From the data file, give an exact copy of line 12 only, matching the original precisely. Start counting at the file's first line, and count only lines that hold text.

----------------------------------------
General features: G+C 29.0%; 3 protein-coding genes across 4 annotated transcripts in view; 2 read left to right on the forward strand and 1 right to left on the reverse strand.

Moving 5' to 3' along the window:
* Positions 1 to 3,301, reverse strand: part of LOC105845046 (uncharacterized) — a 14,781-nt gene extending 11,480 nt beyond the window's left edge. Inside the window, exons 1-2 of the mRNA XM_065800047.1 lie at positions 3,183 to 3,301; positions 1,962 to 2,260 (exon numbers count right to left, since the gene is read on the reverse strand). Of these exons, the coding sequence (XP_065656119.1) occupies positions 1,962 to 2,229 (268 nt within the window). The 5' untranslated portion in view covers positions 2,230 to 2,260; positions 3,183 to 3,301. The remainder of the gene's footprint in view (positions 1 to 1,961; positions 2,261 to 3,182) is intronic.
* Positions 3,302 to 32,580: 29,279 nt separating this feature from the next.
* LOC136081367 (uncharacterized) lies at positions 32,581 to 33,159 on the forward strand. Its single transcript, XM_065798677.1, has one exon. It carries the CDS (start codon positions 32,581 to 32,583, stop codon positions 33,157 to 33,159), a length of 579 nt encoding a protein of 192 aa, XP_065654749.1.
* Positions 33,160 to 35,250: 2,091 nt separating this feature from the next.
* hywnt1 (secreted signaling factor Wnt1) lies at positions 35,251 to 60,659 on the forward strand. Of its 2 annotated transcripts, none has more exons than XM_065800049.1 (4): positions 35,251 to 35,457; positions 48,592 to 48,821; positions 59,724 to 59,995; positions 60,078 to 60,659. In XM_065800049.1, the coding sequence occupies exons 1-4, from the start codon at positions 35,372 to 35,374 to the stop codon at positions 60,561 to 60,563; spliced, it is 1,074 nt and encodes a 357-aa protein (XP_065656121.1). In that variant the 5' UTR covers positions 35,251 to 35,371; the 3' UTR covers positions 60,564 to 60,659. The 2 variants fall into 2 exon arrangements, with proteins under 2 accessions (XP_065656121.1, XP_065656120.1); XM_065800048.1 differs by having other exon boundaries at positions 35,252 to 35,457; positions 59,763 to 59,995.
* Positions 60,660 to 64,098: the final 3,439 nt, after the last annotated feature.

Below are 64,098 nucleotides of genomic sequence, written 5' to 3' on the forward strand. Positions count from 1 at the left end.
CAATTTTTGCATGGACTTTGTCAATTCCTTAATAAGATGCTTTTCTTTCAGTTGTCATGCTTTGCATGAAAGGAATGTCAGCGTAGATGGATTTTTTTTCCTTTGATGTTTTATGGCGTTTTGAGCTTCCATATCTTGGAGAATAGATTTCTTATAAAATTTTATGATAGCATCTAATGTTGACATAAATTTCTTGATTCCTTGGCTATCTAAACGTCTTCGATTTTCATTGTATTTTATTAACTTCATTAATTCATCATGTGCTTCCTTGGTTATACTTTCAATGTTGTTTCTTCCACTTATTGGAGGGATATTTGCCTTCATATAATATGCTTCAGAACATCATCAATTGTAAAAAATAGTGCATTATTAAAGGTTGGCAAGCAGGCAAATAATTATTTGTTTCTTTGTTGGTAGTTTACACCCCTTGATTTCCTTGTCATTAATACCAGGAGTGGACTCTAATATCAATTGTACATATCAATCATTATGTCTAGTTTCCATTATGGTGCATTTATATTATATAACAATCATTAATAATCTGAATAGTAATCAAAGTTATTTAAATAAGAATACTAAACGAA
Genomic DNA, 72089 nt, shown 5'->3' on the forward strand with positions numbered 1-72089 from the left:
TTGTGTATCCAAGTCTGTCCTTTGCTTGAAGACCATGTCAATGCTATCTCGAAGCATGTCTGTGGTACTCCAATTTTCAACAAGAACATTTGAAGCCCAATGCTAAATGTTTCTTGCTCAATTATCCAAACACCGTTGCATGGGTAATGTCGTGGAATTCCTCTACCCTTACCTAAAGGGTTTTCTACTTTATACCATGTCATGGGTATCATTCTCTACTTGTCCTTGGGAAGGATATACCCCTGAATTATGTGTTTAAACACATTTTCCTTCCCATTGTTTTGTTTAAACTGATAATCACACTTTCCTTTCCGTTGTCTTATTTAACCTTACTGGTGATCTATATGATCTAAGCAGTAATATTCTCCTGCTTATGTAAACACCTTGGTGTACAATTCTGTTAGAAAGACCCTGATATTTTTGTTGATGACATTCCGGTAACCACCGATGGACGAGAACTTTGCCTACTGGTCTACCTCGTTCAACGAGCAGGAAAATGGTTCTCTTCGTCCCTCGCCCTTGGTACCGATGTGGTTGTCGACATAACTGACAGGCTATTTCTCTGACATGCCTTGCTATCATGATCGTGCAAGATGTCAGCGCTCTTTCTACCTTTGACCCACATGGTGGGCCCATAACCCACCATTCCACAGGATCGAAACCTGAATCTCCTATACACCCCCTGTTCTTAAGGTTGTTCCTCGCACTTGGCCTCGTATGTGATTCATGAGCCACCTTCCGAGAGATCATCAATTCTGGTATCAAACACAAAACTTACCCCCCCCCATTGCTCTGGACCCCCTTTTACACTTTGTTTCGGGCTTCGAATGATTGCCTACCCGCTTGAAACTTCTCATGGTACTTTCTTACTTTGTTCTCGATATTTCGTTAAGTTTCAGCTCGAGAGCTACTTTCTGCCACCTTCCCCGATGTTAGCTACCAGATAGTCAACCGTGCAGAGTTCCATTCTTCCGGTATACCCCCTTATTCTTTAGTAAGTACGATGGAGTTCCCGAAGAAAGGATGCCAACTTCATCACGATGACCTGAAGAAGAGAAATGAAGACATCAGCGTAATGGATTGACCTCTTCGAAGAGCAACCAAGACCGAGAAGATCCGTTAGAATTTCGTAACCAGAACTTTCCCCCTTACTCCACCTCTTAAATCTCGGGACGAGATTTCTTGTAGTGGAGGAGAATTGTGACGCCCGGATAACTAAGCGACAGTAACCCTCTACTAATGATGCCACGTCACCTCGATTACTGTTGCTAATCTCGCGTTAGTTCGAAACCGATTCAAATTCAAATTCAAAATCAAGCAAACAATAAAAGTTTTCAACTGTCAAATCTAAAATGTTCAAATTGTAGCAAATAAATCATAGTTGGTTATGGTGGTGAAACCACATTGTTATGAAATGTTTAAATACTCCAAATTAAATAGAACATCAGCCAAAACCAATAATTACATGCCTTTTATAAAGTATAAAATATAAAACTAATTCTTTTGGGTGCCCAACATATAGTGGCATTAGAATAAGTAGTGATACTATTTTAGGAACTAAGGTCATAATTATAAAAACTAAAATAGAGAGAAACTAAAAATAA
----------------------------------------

TTGTGTATCCAAGTCTGTCCTTTGCTTGAAGACCATGTCAATGCTATCTCGAAGCATGTCTGTGGTACTCCAATTTTCAACAAGAACATTTGAAGCCCAATGCTAAATGTTTCTTGCTCAATTATCCAAACACCGTTGCATGGGTAATGTCGTGGAATTCCTCTACCCTTACCTAAAGGGTTTTCTACTTTATACCATGTCATGGGTATCATTCTCTACTTGTCCTTGGGAAGGATATACCCCTGAATTATGTGTTTAAACACATTTTCCTTCCCATTGTTTTGTTTAAACTGATAATCACACTTTCCTTTCCGTTGTCTTATTTAACCTTACTGGTGATCTATATGATCTAAGCAGTAATATTCTCCTGCTTATGTAAACACCTTGGTGTACAATTCTGTTAGAAAGACCCTGATATTTTTGTTGATGACATTCCGGTAACCACCGATGGACGAGAACTTTGCCTACTGGTCTACCTCGTTCAACGAGCAGGAAAATGGTTCTCTTCGTCCCTCGCCCTTGGTACCGATGTGGTTGTCGACATAACTGACAGGCTATTTCTCTGACATGCCTTGCTATCATGATCGTGCAAGATGTCAGCGCTCTTTCTACCTTTGACCCACATGGTGGGCCCATAACCCACCATTCCACAGGATCGAAACCTGAATCTCCTATACACCCCCTGTTCTTAAGGTTGTTCCTCGCACTTGGCCTCGTATGTGATTCATGAGCCACCTTCCGAGAGATCATCAATTCTGGTATCAAACACAAAACTTACCCCCCCCCATTGCTCTGGACCCCCTTTTACACTTTGTTTCGGGCTTCGAATGATTGCCTACCCGCTTGAAACTTCTCATGGTACTTTCTTACTTTGTTCTCGATATTTCGTTAAGTTTCAGCTCGAGAGCTACTTTCTGCCACCTTCCCCGATGTTAGCTACCAGATAGTCAACCGTGCAGAGTTCCATTCTTCCGGTATACCCCCTTATTCTTTAGTAAGTACGATGGAGTTCCCGAAGAAAGGATGCCAACTTCATCACGATGACCTGAAGAAGAGAAATGAAGACATCAGCGTAATGGATTGACCTCTTCGAAGAGCAACCAAGACCGAGAAGATCCGTTAGAATTTCGTAACCAGAACTTTCCCCCTTACTCCACCTCTTAAATCTCGGGACGAGATTTCTTGTAGTGGAGGAGAATTGTGACGCCCGGATAACTAAGCGACAGTAACCCTCTACTAATGATGCCACGTCACCTCGATTACTGTTGCTAATCTCGCGTTAGTTCGAAACCGATTCAAATTCAAATTCAAAATCAAGCAAACAATAAAAGTTTTCAACTGTCAAATCTAAAATGTTCAAATTGTAGCAAATAAATCATAGTTGGTTATGGTGGTGAAACCACATTGTTATGAAATGTTTAAATACTCCAAATTAAATAGAACATCAGCCAAAACCAATAATTACATGCCTTTTATAAAGTATAAAATATAAAACTAATTCTTTTGGGTGCCCAACATATAGTGGCATTAGAATAAGTAGTGATACTATTTTAGGAACTAAGGTCATAATTATAAAAACTAAAATAGAGAGAAACTAAAAATAA